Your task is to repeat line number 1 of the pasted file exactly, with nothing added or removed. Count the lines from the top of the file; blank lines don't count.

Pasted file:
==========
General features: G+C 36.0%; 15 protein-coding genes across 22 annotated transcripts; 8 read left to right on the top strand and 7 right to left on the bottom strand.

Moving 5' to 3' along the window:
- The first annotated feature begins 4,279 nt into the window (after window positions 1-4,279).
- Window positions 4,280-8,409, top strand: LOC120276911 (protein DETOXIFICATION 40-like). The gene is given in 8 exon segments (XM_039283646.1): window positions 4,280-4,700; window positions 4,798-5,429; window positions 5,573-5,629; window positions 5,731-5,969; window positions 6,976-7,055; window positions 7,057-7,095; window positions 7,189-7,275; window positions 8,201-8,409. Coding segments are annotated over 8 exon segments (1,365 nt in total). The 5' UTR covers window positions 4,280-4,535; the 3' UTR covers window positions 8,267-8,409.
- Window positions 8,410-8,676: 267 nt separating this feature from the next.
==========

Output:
General features: G+C 36.0%; 15 protein-coding genes across 22 annotated transcripts; 8 read left to right on the top strand and 7 right to left on the bottom strand.